This post comes out of the early career workshop ‘Law and Political Economy in Europe’, which took place at the Centre for Socio-Legal Studies, at the University of Oxford, on the 7th of October 2019.
The French corporate law professor Jean-Philippe Robé does not grow tired of reiterating that legal scholars (but also political scientists and economists) constantly conflate the economic organisation of a business – the firm – with its legal organisation – the corporation. But, he states, “(l)’enterprise n’existe pas en tant que telle en droit”, the enterprise, the economic organization of a business, does not exist as such in law. What exists in law is the legal fiction of the corporate person, and not the entire economic organization necessary for the business. His astute observation has gained importance as our study of global capitalism turns to the importance of global value chains (GVCs). The concept of the GVC grasps the entire “life cycle” of a product ranging from its design, production, trade and consumption to its disposal and recycling. In a GVC, a lead corporation has the capacity to steer and govern the economic processes. To do so, it must exert a certain degree of control in the equity-based or contract-based relations that link various corporations into a GVC. The emerging global connections, in the words of anthropologist Anna Tsing, are “made up of uneven and awkward links”. At peripheries of GVCs, global capitalism manifests in “unequal encounters” of the global and the particular. In “fragmented but linked economic niches”, nature is turned into a commodity and humans into labour power.
Harms along GVCs have recently found their way into courts in European home state jurisdictions of lead corporations. However, law’s fabrication of the corporate person as an entity with clearly defined boundaries separating it from the societal environment, including GVCs, has prevented a just attribution of civil liability. The conception of the corporation as a separate corporate person interrupts the linkages the GVC creates between the unequal encounters at corporate frontiers and the lead corporation. Related thereto, is the exclusion of affected local communities from decision-making structures within GVCs.
Jean-Phillippe Robé’s insistence on the difference between the corporation and the firm allows a re-consideration of the separation of the corporate person from its societal environment. To illustrate this, let us move into an economic niche of a GVC in which unequal encounters between the global and the local evolve. Picture such an economic niche in the form of a coal mine in northern Colombia (The following empirical insights into an “economic niche” base upon empirical research undertaken by the author of this blog in the Colombian mining sector in the years 2015, 2017 and 2019). As all large coal mines in the country, that coal mine is integrated into a GVC based on an equity-relation with a transnational corporation headquartered in the Global North. Between signing the concession agreement and removing the first lump of coal, the competent state entity needs to grant an environmental license. In order to obtain the license, the mining company is asked to delimit its area of influence, define and describe the local communities within that area and draft plans on how to manage and compensate for the adverse impacts the mining exploitation may generate. As part of the compensation plan, the mining company is obligated to provide for the welfare of local communities, ranging from education, to economic development and health care. The social programs, materializing in tangible projects, create particular proximities between the mining company and local communities.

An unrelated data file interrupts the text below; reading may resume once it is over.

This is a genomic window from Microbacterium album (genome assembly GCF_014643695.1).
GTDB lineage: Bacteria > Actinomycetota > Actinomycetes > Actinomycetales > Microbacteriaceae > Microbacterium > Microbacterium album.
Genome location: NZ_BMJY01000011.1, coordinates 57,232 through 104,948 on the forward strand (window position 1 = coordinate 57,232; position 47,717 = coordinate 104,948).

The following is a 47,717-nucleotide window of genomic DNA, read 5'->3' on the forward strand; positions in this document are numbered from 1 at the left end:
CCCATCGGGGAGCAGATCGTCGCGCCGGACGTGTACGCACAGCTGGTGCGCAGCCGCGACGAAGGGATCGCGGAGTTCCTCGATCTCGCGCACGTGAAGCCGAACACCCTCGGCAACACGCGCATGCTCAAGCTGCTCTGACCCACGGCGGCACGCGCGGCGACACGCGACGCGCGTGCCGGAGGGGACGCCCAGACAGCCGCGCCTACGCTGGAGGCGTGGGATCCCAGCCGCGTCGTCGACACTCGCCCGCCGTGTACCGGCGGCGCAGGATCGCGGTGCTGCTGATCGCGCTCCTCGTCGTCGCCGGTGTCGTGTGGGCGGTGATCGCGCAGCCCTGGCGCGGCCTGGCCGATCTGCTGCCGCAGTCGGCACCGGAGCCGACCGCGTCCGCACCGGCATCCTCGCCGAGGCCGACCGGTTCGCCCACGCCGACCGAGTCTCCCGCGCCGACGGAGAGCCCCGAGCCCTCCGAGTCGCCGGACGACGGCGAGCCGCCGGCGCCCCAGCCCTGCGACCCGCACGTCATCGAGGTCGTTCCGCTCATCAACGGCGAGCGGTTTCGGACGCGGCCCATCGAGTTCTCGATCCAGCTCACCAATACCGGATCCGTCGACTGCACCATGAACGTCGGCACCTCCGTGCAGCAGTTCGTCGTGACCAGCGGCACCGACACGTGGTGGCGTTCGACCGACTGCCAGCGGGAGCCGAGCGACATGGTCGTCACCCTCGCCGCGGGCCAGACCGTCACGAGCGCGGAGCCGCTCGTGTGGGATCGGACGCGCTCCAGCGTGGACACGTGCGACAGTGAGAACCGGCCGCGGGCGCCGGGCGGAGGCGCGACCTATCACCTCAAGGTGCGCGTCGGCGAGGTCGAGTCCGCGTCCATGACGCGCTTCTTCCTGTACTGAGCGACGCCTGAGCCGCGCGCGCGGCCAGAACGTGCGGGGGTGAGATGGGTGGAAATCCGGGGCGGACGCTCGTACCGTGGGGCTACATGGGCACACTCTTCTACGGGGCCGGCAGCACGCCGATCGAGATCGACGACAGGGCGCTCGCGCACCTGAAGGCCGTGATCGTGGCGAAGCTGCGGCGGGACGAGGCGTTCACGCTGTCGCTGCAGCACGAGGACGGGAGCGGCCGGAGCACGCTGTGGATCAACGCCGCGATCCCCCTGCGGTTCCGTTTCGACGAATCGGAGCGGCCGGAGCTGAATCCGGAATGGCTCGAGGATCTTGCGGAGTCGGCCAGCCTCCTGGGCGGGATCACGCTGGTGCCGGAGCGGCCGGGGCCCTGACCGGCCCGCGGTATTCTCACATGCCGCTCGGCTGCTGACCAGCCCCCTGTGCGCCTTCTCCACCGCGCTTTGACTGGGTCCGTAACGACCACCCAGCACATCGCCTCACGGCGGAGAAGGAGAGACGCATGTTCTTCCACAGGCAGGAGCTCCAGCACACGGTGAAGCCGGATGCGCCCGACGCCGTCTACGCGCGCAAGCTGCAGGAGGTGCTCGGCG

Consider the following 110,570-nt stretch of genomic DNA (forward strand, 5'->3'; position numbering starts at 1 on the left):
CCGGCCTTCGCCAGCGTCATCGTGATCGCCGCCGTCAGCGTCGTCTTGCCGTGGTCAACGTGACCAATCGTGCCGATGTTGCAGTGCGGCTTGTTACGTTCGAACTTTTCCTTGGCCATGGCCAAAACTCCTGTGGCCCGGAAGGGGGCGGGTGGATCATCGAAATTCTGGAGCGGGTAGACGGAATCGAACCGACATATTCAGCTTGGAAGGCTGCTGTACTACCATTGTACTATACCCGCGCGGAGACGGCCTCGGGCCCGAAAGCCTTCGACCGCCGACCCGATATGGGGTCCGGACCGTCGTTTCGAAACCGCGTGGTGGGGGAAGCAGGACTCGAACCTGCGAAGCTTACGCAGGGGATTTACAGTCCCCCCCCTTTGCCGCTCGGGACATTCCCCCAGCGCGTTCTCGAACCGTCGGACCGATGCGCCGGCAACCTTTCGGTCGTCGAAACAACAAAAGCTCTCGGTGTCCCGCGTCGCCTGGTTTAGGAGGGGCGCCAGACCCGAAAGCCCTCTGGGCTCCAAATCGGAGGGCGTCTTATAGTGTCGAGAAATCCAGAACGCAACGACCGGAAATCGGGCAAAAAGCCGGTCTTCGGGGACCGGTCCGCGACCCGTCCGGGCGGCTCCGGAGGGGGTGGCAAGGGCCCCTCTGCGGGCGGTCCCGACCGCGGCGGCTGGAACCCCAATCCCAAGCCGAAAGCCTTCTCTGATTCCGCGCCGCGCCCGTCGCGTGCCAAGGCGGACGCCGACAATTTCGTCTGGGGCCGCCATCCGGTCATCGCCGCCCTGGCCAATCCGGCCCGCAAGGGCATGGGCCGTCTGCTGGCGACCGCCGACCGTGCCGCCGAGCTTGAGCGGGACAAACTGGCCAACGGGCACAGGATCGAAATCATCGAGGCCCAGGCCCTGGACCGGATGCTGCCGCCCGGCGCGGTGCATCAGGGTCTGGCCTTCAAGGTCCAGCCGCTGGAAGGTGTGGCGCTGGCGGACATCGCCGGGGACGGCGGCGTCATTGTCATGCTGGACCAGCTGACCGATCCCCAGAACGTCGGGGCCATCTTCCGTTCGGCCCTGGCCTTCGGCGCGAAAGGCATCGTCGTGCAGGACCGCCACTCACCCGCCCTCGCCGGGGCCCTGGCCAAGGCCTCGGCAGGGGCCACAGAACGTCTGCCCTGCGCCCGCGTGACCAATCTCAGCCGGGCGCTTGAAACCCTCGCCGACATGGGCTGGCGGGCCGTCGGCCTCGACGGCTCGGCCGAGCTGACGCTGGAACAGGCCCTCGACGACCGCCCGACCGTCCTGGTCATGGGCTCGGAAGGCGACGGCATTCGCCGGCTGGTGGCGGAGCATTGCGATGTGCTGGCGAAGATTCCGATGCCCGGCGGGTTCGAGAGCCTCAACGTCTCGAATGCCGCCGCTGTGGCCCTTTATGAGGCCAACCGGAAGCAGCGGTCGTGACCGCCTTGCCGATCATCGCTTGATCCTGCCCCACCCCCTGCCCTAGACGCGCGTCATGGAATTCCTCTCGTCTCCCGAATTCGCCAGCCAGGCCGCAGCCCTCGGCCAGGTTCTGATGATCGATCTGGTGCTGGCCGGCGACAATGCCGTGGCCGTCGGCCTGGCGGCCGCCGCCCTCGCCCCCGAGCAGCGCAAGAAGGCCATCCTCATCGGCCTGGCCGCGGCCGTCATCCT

The particular proximities are not only created by state law but also envisaged in codes of conduct and multi-stakeholder initiatives of globally operating mining corporations. In what has commonly become to be referred to as “self-regulation”, corporations voice commitments to “their local communities”, human rights and the environment. Corporate persons, as good “neighbours”, declare to support the sustainable development of local communities in which they operate. In the social programs, the interactions of public and private regulations manifest.
The particular proximities, constituted by state law, contractual configurations and self-regulatory norms, are expression of reciprocal relations necessary for the smooth functioning of a mining project. Local communities provide land, labour and acceptance and the mining corporation social compensation in the form of welfare-state like tasks. The law, requiring mining company to identify “their” local communities and instituting social compensation programs, amplifies the reciprocity of the relations between the corporate person and its societal environment.
Those relations find no reflection in the manner in which law constitutes the corporate person. They, however, are part and parcel of the economic organization of a GVC in commodities. With Robé, we can start to think about the implications of the legally fabricated closeness for the governance of the relations between a corporation and local communities. As he explained, the government (‘gouvernement’) of the corporation is not the same as the governance (‘gouvernance’) of the firm. Foregrounding the economic organization centralizes those local communities which the law already imagines as forming constitutive parts of the GVC. As (often involuntary) parts of the enterprise of a GVC, its entire economic organization, we might be able to re-imagine the boundaries of the corporation, and supplement corporate external with more corporate internal protection mechanisms.